After the diamond ring appeared in the sky when the sun first reappears the experience is all but over. Even though the sun is still partially eclipsed for another hour the magic is gone.
After the eclipse we went for a stroll along the Ganges walking from ghat to ghat the further we walked the busier it got more and more people were bathing, washing their laundry and praying. At one point we passed a place which must be the public toilet. It was a paved area between ghats by which we walked which was dotted with hundreds of human poohs. Needless to say it stunk; but what I wan to know is whose job is it to clean that up.
Once we got to the main ghat the number of people was oppressive. If a traffic jam is bad a human jam is worse. We pushed out way up the stairs and out of the ghat into a market the led to the galis. The market was also human traffic jam, stepping over people changing into their dry clothes after there morning dip, people selling their fruits and vegetables, people begging for rice and others selling it to people to give to the poor. At one point as we pushed past the market stalls I grabbed Sam who was in front of me as he was about to step right in the path of a man with his cobra slithering in front of him. Needless to say Sam got the shock of his life and we tried out best to give it a wide berth. Only a month or two ago someone who lives by the ashram was bitten by a cobra and died.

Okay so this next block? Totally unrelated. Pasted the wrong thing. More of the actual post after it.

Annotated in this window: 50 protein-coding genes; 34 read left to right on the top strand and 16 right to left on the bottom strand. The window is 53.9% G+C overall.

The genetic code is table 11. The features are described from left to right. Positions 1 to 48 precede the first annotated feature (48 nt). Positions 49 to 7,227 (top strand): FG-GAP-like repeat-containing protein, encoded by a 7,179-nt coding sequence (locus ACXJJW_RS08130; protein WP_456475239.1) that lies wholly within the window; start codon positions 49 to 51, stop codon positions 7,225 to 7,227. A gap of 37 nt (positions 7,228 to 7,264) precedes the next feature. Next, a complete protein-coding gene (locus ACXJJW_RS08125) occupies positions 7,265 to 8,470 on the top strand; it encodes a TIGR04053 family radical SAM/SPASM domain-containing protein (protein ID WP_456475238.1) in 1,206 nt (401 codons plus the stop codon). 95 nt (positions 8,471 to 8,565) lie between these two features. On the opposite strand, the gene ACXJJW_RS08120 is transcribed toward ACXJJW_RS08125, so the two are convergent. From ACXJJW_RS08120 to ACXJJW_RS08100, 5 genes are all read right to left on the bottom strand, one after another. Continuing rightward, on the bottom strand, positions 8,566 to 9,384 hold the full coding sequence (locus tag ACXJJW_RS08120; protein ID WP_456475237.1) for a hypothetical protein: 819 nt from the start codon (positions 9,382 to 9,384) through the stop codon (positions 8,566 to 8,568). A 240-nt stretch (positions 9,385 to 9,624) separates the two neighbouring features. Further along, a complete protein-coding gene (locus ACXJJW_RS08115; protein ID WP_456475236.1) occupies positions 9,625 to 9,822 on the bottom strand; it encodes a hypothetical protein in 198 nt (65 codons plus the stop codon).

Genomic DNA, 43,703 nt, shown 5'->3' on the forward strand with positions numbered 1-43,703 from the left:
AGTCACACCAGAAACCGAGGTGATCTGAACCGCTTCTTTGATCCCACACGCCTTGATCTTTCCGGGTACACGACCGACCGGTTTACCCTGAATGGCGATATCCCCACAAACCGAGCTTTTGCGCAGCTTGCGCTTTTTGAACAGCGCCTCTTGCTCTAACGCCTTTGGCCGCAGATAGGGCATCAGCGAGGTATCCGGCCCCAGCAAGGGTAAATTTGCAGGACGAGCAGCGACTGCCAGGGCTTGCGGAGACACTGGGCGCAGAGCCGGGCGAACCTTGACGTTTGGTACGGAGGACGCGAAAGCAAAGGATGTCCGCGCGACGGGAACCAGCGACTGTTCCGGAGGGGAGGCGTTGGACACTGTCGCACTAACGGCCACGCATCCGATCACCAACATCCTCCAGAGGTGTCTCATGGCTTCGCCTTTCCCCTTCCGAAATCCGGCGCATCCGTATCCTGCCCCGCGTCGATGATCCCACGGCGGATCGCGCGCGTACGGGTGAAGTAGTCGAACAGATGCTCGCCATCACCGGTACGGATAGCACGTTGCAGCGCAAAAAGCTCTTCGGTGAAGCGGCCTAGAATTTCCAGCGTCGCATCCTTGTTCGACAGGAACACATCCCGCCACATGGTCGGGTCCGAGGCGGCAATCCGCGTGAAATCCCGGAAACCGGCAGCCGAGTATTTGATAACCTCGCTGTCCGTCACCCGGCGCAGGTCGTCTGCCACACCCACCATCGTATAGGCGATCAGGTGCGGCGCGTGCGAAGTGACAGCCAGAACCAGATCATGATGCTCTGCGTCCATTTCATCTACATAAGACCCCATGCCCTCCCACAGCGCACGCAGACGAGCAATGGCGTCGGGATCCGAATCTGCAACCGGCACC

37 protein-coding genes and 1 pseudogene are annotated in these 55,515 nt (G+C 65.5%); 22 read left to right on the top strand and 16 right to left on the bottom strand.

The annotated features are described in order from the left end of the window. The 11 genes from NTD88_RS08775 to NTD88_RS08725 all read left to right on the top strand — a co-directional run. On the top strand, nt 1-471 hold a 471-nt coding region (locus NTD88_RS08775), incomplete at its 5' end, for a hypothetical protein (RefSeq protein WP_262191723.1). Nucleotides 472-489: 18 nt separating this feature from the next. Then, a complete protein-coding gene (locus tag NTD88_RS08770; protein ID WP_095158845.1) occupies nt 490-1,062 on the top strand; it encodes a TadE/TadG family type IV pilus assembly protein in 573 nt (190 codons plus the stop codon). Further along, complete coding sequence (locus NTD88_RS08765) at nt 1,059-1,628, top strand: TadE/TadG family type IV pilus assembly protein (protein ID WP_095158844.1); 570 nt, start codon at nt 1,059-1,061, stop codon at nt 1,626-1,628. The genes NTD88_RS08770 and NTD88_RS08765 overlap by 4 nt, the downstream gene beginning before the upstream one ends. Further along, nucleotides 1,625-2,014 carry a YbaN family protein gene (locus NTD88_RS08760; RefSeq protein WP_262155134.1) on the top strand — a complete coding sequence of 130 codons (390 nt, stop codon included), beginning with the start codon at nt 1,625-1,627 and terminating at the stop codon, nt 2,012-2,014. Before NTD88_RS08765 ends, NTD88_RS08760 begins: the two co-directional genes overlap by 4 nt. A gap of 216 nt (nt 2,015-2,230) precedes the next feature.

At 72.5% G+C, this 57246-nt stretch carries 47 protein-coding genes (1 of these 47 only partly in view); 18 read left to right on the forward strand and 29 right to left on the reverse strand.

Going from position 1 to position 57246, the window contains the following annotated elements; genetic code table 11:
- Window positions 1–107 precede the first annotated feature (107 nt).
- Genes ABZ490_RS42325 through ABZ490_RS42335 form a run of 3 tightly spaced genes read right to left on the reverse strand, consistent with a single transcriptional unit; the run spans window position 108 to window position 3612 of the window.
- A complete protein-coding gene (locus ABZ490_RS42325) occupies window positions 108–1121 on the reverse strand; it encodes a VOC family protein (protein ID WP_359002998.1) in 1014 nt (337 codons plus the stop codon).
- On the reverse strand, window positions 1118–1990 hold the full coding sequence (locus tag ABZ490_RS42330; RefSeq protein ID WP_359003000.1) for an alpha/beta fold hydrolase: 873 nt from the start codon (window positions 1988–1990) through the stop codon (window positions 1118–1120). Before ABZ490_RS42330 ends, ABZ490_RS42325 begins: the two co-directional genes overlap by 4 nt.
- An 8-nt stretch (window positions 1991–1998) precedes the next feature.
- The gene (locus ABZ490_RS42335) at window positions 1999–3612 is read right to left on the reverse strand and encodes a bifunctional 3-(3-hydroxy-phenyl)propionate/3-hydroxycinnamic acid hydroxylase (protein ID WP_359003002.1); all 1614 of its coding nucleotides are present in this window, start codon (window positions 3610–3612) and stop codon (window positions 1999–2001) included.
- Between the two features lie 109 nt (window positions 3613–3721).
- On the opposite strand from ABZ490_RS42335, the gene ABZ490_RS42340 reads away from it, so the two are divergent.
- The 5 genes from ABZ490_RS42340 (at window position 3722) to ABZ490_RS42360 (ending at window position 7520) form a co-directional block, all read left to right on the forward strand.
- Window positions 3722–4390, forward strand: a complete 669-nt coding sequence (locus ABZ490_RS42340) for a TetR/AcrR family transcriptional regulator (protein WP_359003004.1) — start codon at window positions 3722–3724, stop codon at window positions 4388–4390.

We finally made it back into the less crowded galis and weaved our way parallel to the Ganges back from where we came. The galis are so interesting... so much to see and so much cow pooh to avoid. Ray the pooh magnet stepped in some slushy stuff and our guide said not to worry it is holy. When we got back to the ghat where we watched the eclipse Ray ducked down to the water to wash his feet but he could not wash his thongs... shoes are not allowed in the Ganges.
We then headed back through a crowded galis to the car and back to our hotel. We had planned to eat breakfast at a guest house overlooking the Ganges but on such a day it was too crowded. Maybe tomorrow.